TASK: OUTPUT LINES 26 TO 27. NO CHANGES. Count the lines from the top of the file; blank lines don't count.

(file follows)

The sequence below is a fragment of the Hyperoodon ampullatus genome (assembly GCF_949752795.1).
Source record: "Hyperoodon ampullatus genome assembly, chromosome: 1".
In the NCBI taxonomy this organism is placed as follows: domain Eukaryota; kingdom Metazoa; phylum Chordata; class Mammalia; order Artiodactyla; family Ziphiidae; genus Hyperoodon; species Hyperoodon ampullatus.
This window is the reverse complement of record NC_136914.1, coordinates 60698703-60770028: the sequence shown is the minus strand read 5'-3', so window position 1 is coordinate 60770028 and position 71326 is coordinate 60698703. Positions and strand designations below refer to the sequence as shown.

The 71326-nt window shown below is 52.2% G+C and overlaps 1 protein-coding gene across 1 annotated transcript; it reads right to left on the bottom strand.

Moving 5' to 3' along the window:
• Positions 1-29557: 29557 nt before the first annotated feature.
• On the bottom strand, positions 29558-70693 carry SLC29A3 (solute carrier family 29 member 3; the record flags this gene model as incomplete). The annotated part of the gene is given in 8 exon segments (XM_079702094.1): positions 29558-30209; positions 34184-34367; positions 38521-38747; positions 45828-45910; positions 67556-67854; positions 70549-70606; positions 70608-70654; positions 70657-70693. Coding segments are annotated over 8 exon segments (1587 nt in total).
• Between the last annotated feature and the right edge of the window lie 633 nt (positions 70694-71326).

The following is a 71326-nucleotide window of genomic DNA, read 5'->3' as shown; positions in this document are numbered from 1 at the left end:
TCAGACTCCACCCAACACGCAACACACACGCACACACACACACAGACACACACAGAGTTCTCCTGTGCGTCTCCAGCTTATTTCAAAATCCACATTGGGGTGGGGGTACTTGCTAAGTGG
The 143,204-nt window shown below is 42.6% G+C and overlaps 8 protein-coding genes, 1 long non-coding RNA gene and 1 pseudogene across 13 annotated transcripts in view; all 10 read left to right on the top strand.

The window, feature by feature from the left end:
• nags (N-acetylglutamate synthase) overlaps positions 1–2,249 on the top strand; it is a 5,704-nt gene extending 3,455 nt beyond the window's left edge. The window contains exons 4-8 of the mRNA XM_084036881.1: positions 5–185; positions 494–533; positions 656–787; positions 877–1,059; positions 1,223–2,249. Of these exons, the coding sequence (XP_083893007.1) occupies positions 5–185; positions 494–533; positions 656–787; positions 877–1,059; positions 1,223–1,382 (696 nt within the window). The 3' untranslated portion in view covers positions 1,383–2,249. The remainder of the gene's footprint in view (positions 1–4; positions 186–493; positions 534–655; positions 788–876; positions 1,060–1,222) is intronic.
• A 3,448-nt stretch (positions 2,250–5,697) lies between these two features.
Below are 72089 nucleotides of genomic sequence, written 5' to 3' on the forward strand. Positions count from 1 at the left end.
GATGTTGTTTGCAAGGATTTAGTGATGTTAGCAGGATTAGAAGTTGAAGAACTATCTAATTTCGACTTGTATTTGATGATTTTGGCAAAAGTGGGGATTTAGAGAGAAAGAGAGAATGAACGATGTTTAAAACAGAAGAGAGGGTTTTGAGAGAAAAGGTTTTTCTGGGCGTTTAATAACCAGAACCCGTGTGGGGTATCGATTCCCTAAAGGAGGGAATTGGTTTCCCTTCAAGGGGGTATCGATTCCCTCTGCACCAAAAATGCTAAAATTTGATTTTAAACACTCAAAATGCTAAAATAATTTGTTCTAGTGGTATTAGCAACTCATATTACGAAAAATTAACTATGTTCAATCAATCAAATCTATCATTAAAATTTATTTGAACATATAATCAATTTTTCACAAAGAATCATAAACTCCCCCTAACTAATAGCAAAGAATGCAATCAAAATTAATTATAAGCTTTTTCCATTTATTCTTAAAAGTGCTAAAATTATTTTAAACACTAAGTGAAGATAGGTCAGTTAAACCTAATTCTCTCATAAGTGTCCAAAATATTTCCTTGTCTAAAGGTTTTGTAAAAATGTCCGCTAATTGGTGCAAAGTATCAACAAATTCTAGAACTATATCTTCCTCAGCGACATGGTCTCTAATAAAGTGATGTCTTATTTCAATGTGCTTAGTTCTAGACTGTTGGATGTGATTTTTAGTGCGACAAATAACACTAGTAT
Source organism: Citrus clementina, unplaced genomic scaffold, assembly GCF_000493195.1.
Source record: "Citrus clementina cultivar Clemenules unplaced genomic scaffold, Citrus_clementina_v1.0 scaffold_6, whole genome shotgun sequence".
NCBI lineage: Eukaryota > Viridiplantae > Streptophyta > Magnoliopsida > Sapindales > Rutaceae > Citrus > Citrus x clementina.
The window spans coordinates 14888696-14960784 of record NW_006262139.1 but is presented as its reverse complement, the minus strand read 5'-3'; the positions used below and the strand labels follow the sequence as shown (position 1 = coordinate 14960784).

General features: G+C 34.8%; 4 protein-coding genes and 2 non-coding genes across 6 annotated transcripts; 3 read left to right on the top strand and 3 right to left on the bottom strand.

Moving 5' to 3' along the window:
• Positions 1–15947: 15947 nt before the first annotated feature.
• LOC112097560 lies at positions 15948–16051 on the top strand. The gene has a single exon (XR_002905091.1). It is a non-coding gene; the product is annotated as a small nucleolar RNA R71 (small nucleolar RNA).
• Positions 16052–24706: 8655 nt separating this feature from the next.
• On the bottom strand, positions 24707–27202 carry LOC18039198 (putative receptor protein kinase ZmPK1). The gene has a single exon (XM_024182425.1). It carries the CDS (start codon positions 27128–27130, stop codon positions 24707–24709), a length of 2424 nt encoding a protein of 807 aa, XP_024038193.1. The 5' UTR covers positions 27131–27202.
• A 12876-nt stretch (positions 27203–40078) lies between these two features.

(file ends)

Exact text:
• Positions 16052–24706: 8655 nt separating this feature from the next.
• On the bottom strand, positions 24707–27202 carry LOC18039198 (putative receptor protein kinase ZmPK1). The gene has a single exon (XM_024182425.1). It carries the CDS (start codon positions 27128–27130, stop codon positions 24707–24709), a length of 2424 nt encoding a protein of 807 aa, XP_024038193.1. The 5' UTR covers positions 27131–27202.